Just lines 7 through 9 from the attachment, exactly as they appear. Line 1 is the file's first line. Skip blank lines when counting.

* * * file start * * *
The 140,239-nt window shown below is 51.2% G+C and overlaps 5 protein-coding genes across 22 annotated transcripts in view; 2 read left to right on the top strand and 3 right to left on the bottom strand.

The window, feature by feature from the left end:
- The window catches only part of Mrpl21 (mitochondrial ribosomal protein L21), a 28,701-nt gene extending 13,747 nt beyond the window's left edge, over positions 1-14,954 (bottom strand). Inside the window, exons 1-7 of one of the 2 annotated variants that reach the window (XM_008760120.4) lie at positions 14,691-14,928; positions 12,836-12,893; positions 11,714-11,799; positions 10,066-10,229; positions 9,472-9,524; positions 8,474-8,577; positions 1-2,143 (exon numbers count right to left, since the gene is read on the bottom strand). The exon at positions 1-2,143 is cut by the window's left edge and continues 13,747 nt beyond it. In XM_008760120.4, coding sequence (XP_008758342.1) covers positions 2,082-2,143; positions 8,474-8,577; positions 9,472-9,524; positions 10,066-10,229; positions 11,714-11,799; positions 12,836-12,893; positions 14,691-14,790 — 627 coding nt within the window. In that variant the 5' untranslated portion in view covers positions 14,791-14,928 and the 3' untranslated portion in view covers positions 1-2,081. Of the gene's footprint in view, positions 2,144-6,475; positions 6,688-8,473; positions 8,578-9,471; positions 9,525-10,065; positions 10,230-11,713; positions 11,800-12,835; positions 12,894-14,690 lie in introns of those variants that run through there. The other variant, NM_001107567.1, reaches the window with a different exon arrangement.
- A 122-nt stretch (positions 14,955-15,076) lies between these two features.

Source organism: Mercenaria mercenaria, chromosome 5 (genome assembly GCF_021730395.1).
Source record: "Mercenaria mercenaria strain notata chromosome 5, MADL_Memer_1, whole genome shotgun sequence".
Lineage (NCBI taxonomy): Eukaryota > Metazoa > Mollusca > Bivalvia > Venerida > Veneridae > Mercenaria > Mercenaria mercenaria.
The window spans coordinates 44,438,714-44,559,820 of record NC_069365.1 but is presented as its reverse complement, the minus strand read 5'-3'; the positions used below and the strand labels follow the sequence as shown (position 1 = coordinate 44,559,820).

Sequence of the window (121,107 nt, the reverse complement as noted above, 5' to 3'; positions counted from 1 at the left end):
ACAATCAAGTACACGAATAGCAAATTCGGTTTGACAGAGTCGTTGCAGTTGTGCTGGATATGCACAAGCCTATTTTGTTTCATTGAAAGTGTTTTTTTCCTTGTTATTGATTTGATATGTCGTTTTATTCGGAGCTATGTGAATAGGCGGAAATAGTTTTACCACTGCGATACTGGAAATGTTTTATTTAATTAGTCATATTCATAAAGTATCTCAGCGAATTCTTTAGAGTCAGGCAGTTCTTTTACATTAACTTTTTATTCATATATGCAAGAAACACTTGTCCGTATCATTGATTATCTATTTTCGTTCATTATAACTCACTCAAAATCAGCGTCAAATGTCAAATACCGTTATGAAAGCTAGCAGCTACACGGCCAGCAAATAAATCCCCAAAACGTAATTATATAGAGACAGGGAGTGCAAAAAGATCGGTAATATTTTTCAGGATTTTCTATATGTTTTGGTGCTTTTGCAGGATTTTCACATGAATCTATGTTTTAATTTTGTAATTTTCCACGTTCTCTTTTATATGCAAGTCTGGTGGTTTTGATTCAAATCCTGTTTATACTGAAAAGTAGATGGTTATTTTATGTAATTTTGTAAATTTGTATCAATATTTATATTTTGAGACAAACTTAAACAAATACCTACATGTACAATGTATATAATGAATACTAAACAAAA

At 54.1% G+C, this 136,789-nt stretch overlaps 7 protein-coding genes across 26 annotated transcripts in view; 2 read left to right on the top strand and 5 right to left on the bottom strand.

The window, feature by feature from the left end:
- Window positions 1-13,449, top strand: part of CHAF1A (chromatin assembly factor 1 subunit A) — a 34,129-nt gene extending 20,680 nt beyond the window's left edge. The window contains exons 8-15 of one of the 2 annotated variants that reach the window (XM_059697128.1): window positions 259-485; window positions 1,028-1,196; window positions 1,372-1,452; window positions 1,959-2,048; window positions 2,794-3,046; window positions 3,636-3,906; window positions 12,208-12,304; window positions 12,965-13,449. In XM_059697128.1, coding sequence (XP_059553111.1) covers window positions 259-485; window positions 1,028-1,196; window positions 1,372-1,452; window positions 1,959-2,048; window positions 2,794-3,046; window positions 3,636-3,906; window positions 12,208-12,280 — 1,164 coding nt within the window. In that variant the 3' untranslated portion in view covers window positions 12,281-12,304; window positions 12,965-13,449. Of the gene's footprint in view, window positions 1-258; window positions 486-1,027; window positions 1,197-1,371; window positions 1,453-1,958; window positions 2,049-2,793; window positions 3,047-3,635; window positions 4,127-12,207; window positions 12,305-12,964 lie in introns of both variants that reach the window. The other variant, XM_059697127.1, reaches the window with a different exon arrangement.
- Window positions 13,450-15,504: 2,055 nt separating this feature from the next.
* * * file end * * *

Lineage (NCBI taxonomy): Eukaryota > Metazoa > Mollusca > Bivalvia > Venerida > Veneridae > Mercenaria > Mercenaria mercenaria.
The window spans coordinates 44,438,714-44,559,820 of record NC_069365.1 but is presented as its reverse complement, the minus strand read 5'-3'; the positions used below and the strand labels follow the sequence as shown (position 1 = coordinate 44,559,820).

Sequence of the window (121,107 nt, the reverse complement as noted above, 5' to 3'; positions counted from 1 at the left end):